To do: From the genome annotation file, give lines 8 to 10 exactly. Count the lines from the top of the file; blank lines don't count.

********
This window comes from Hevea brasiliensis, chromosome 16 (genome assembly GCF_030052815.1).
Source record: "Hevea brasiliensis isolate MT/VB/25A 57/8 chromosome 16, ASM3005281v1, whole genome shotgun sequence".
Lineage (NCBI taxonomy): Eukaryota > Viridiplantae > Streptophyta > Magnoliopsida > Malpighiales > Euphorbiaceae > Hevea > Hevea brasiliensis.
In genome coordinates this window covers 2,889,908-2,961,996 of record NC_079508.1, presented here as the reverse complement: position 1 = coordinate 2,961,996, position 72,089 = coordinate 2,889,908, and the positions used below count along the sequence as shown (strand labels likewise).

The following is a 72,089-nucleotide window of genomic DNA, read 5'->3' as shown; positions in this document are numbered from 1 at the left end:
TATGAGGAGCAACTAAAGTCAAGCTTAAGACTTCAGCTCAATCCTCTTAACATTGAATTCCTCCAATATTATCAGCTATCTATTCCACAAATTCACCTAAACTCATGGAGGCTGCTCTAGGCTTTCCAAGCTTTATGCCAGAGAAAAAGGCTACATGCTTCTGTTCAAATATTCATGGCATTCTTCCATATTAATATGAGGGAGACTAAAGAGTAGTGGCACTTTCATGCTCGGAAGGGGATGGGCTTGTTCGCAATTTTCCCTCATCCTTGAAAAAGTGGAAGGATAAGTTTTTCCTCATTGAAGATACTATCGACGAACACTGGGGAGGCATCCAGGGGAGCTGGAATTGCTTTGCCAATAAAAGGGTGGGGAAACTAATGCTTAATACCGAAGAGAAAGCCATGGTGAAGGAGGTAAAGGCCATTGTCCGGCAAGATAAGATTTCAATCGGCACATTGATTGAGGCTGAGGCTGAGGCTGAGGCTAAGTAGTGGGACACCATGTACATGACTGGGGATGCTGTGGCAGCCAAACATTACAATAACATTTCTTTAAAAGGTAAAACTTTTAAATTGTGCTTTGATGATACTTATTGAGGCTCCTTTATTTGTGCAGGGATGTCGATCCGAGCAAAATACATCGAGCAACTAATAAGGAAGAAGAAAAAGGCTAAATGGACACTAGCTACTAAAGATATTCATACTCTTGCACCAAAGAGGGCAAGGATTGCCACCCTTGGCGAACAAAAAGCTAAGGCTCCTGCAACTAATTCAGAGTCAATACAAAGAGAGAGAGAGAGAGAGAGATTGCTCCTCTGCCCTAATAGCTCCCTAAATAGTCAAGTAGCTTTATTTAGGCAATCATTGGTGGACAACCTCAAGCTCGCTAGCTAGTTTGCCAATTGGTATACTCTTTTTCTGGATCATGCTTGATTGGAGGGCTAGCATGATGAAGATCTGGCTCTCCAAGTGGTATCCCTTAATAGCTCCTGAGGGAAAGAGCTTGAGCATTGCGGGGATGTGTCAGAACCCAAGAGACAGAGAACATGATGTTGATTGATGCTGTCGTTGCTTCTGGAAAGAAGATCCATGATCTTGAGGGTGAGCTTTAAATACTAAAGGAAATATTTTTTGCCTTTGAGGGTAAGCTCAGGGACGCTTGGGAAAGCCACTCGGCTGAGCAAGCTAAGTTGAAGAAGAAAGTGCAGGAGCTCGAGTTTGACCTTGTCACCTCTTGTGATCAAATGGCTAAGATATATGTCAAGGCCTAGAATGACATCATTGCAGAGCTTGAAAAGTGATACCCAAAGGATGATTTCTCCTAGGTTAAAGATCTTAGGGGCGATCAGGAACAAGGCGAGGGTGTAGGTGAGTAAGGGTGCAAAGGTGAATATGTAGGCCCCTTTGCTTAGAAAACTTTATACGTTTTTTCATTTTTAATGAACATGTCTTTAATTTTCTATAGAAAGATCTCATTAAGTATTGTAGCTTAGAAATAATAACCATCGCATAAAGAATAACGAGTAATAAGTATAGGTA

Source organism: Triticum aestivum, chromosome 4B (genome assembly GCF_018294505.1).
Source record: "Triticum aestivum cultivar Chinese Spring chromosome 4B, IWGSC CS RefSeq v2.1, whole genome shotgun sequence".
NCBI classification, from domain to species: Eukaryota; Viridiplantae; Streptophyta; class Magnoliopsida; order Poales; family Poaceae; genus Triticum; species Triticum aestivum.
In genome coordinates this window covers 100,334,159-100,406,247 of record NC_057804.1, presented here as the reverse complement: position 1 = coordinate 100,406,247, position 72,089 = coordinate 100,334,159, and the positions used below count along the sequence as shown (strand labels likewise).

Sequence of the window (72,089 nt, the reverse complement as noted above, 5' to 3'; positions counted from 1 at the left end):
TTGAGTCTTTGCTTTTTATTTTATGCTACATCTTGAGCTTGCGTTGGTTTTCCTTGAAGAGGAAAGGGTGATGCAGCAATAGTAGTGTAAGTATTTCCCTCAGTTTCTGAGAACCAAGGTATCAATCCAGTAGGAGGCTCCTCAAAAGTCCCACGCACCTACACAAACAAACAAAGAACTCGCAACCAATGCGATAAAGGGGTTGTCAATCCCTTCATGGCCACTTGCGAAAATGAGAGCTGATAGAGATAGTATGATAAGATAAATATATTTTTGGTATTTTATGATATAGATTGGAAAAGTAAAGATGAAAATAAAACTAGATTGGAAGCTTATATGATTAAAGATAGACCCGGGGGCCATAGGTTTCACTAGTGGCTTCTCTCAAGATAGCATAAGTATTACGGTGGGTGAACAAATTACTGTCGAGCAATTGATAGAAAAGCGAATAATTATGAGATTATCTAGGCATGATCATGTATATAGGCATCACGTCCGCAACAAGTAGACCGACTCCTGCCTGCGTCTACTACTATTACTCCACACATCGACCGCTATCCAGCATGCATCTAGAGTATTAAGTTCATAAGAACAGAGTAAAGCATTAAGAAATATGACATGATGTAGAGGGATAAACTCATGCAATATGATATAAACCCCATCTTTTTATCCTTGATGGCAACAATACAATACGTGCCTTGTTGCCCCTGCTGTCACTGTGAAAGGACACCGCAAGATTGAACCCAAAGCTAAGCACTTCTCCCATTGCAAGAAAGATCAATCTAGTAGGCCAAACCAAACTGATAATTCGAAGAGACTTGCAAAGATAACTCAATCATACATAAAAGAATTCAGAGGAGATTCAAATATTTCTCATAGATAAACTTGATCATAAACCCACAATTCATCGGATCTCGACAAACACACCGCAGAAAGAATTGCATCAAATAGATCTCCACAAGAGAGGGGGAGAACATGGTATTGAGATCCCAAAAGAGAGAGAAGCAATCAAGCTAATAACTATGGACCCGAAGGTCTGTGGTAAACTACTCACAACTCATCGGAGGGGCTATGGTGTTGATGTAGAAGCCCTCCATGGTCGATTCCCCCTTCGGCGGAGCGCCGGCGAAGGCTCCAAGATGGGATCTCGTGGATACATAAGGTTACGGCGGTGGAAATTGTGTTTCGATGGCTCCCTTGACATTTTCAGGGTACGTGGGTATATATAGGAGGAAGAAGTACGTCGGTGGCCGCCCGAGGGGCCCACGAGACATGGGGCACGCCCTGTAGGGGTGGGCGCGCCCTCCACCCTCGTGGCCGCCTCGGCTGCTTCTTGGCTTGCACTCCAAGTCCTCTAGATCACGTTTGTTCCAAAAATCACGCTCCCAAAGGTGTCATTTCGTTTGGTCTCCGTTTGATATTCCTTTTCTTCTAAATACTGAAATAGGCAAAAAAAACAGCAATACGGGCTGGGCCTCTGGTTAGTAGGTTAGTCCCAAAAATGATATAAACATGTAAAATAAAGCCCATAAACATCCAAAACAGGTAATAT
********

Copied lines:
Source record: "Triticum aestivum cultivar Chinese Spring chromosome 4B, IWGSC CS RefSeq v2.1, whole genome shotgun sequence".
NCBI classification, from domain to species: Eukaryota; Viridiplantae; Streptophyta; class Magnoliopsida; order Poales; family Poaceae; genus Triticum; species Triticum aestivum.
In genome coordinates this window covers 100,334,159-100,406,247 of record NC_057804.1, presented here as the reverse complement: position 1 = coordinate 100,406,247, position 72,089 = coordinate 100,334,159, and the positions used below count along the sequence as shown (strand labels likewise).